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PERSONAL SHOPPER

Producer: Charles Gillibert
Director: Olivier Assayas
Writer: Olivier Assayas and Christelle Meaux
Stars: Kristen Stewart, Lars Eidinger, Sigrid Bouaziz, Anders Danielsen Lie, Ty Olwin, Hammou Graia, Nora von Waldstatten, Benjamin Biolay, Audrey Bonnet and Pascal Rambert
Studio: IFC Films

B

The very weirdness of Olivier Assayas’ second film with Kristen Stewart would seem to militate against it. “Personal Shopper” is set, to some extent at least, in the world of high fashion (Stewart plays Maureen Cartwright, a young American woman living in France, who picks out clothes and shoes for a rich woman too busy to do it herself). But it’s also a murder mystery of sorts, as well as a horror movie involving spectral phenomena that can apparently communicate with the living through modern devices like smart phones. It seems implausible that a combination of these elements should make for a successful film, but though its parts don’t entirely cohere, this is a fascinating, if sometimes frustrating, piece of work—a slow-moving, macabre psychological thriller that, while implausible, casts an intoxicating spell.

Cartwright, you see, isn’t merely the shopper of the title. She might also have psychic powers, which she is putting to the test by staying overnight in a house that’s supposedly haunted. (Apparently a couple considering buying the place won’t commit until they’re assured that any malignant spirits have been exorcised.) And that’s not all: the place was previously the home of her late twin brother Lewis and his girlfriend Lara (Sigrid Bouaziz), who’s trying to sell it. She shared a heart condition with Lewis, and years ago they had promised one another that whichever of them died first would attempt to contact the other from beyond. During her night in the house Maureen does encounter a ghost—a frightening apparition that sends her fleeing out the door. But it was not, she insists, Lewis.

On the job side, Cartwright continues to purchase wardrobe items for her employer Kyra (Nora von Waldstatten), whose celebrity status goes undefined but whose present lover, a journalist named Ingo (Lars Eidinger), offhandedly remarks that he thinks Kyra is about to dump him. Maureen must be careful, too, since the most important rule of her job is that she must never try on the garments she buys for Kyra; she does, though, first at the urging of some of the sellers, and then back at her apartment, where wearing the items gives her the vicarious thrill of being someone else.

A plot, of a sort, emerges when Maureen takes the channel train to England and begins receiving strange text messages suggesting that she’s being followed. The insistent texts have an erotic, threatening tone, and continue when she returns to Paris, setting up an assignation in a hotel room. Are the messages from Lewis? They’re certainly not from her boyfriend Gary (Ty Olwin), who’s off in Oman working on a long-term tech project and stays in touch only via Skype. Then a murder intervenes, and though the identity of the victim and how the search for the perpetrator progresses won’t be revealed here, it can be said that the picture offers a startling conclusion, though one that might provoke more questions than it answers.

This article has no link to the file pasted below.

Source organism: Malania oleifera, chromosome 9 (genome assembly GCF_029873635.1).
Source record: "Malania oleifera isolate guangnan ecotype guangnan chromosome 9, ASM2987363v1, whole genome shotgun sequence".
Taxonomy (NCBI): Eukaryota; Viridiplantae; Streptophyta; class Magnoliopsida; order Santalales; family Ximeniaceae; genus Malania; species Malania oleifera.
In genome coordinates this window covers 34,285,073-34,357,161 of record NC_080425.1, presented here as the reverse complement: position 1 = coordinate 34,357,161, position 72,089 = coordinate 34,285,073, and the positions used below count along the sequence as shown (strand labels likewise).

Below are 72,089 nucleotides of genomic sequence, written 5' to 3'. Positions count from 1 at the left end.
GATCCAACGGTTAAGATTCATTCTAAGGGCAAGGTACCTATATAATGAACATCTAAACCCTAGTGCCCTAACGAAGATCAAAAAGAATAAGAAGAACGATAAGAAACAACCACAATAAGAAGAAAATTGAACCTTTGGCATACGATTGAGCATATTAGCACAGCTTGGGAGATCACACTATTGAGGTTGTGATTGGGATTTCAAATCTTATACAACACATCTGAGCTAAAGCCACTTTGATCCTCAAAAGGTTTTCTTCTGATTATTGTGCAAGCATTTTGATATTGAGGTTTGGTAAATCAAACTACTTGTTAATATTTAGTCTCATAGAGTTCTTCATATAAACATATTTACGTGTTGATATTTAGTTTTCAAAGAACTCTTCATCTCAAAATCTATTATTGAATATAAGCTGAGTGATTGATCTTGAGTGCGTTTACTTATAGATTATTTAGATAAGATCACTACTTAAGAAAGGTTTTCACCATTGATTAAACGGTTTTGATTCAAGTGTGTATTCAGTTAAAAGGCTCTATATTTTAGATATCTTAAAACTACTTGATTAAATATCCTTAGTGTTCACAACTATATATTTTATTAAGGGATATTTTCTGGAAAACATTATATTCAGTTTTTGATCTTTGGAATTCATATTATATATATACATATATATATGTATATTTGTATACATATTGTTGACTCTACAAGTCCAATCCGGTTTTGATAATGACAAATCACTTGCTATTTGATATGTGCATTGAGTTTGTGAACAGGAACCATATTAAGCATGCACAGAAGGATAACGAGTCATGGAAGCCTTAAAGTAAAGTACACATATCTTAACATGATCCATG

Much about “Personal Shopper,” in fact, is befuddling, and it takes off on tangents that allow Assayas to indulge his filmmaking whims without really seeming to go anywhere. At one point, for example, Maureen consults an old Hammer-style movie about the psychic interests of novelist Victor Hugo, who conducted histrionic séances involving table-tapping spirits whose messages had to be worked out in transcription. The digression is just that, but Assayas seems to take enormous pleasure in recreating the sixties look of the clip, and that’s enough to justify its existence. There’s also a lovely scene involving some sort of presence moving unseen through a hotel lobby that’s carried off with a ridiculous simplicity that would have made James Whale proud; the fact that it doesn’t appear to have much connection to the plot is beside the point.

Much of the brooding mood of the picture, moreover, comes not from the director but his star. Stewart, with her hollowed-out look and her often blank expression, becomes a study in sorrow, obviously grief-stricken over Lewis’ death and desperately seeking some kind of closure while fearing what that might bring. Everybody else in the cast is purely functional, but the behind-the-camera contributions are essential to the atmosphere that Assayas and Stewart create—Yorick Le Saux’s dreamy camerawork, Francois-Renaud Labarthe’s production design, Marion Monnier’s halting editing, and especially Jurgen Doering’s costumes. Even the effects—absurdly rudimentary though they might be by Hollywood standards—seem entirely right.

You may come out of “Personal Shopper” scratching your head, but you will find it hard to shake off its effect.

WILSON

Producer: Mary Jane Skalski and Jared Ian Goldman
Director: Craig Johnson